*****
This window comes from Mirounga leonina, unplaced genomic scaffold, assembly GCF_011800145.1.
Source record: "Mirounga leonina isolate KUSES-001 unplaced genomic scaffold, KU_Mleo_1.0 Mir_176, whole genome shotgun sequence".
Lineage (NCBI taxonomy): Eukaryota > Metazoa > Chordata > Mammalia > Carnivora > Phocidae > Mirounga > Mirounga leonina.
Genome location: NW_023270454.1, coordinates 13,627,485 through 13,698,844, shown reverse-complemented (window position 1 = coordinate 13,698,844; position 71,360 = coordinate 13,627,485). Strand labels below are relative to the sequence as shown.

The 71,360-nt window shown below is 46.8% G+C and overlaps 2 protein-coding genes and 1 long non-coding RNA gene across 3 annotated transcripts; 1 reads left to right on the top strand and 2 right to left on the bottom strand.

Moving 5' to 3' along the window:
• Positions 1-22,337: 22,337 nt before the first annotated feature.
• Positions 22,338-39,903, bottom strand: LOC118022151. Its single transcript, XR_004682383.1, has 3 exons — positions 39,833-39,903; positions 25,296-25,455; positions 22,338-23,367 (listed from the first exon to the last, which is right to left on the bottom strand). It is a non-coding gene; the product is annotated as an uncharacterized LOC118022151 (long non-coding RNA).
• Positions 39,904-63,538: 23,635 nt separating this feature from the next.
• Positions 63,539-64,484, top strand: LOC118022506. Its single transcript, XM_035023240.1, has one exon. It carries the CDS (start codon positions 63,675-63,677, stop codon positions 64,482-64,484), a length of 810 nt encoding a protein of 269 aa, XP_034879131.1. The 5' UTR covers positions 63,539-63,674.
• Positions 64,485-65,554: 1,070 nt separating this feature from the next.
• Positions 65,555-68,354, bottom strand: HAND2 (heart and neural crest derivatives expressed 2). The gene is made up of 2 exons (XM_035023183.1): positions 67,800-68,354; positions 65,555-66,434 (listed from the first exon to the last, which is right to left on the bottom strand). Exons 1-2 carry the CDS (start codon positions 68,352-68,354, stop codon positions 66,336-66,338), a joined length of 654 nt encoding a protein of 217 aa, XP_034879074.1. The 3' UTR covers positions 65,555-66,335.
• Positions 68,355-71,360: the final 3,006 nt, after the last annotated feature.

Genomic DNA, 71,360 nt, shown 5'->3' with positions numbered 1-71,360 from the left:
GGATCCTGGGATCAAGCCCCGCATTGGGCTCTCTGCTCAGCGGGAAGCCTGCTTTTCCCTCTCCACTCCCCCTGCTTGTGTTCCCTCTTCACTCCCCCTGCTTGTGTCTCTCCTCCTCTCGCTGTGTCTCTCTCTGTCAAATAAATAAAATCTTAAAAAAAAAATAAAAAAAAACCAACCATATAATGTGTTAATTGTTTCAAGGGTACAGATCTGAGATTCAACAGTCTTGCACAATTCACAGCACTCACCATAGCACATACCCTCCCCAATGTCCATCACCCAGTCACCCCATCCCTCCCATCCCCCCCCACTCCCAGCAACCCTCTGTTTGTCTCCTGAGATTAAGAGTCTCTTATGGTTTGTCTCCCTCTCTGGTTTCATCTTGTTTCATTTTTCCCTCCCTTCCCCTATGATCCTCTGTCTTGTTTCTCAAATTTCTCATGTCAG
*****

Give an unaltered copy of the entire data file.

This window comes from Mirounga leonina, unplaced genomic scaffold, assembly GCF_011800145.1.
Source record: "Mirounga leonina isolate KUSES-001 unplaced genomic scaffold, KU_Mleo_1.0 Mir_176, whole genome shotgun sequence".
Lineage (NCBI taxonomy): Eukaryota > Metazoa > Chordata > Mammalia > Carnivora > Phocidae > Mirounga > Mirounga leonina.
Genome location: NW_023270454.1, coordinates 13,627,485 through 13,698,844, shown reverse-complemented (window position 1 = coordinate 13,698,844; position 71,360 = coordinate 13,627,485). Strand labels below are relative to the sequence as shown.

The 71,360-nt window shown below is 46.8% G+C and overlaps 2 protein-coding genes and 1 long non-coding RNA gene across 3 annotated transcripts; 1 reads left to right on the top strand and 2 right to left on the bottom strand.

Moving 5' to 3' along the window:
• Positions 1-22,337: 22,337 nt before the first annotated feature.
• Positions 22,338-39,903, bottom strand: LOC118022151. Its single transcript, XR_004682383.1, has 3 exons — positions 39,833-39,903; positions 25,296-25,455; positions 22,338-23,367 (listed from the first exon to the last, which is right to left on the bottom strand). It is a non-coding gene; the product is annotated as an uncharacterized LOC118022151 (long non-coding RNA).
• Positions 39,904-63,538: 23,635 nt separating this feature from the next.
• Positions 63,539-64,484, top strand: LOC118022506. Its single transcript, XM_035023240.1, has one exon. It carries the CDS (start codon positions 63,675-63,677, stop codon positions 64,482-64,484), a length of 810 nt encoding a protein of 269 aa, XP_034879131.1. The 5' UTR covers positions 63,539-63,674.
• Positions 64,485-65,554: 1,070 nt separating this feature from the next.
• Positions 65,555-68,354, bottom strand: HAND2 (heart and neural crest derivatives expressed 2). The gene is made up of 2 exons (XM_035023183.1): positions 67,800-68,354; positions 65,555-66,434 (listed from the first exon to the last, which is right to left on the bottom strand). Exons 1-2 carry the CDS (start codon positions 68,352-68,354, stop codon positions 66,336-66,338), a joined length of 654 nt encoding a protein of 217 aa, XP_034879074.1. The 3' UTR covers positions 65,555-66,335.
• Positions 68,355-71,360: the final 3,006 nt, after the last annotated feature.

Genomic DNA, 71,360 nt, shown 5'->3' with positions numbered 1-71,360 from the left:
GGATCCTGGGATCAAGCCCCGCATTGGGCTCTCTGCTCAGCGGGAAGCCTGCTTTTCCCTCTCCACTCCCCCTGCTTGTGTTCCCTCTTCACTCCCCCTGCTTGTGTCTCTCCTCCTCTCGCTGTGTCTCTCTCTGTCAAATAAATAAAATCTTAAAAAAAAAATAAAAAAAAACCAACCATATAATGTGTTAATTGTTTCAAGGGTACAGATCTGAGATTCAACAGTCTTGCACAATTCACAGCACTCACCATAGCACATACCCTCCCCAATGTCCATCACCCAGTCACCCCATCCCTCCCATCCCCCCCCACTCCCAGCAACCCTCTGTTTGTCTCCTGAGATTAAGAGTCTCTTATGGTTTGTCTCCCTCTCTGGTTTCATCTTGTTTCATTTTTCCCTCCCTTCCCCTATGATCCTCTGTCTTGTTTCTCAAATTTCTCATGTCAG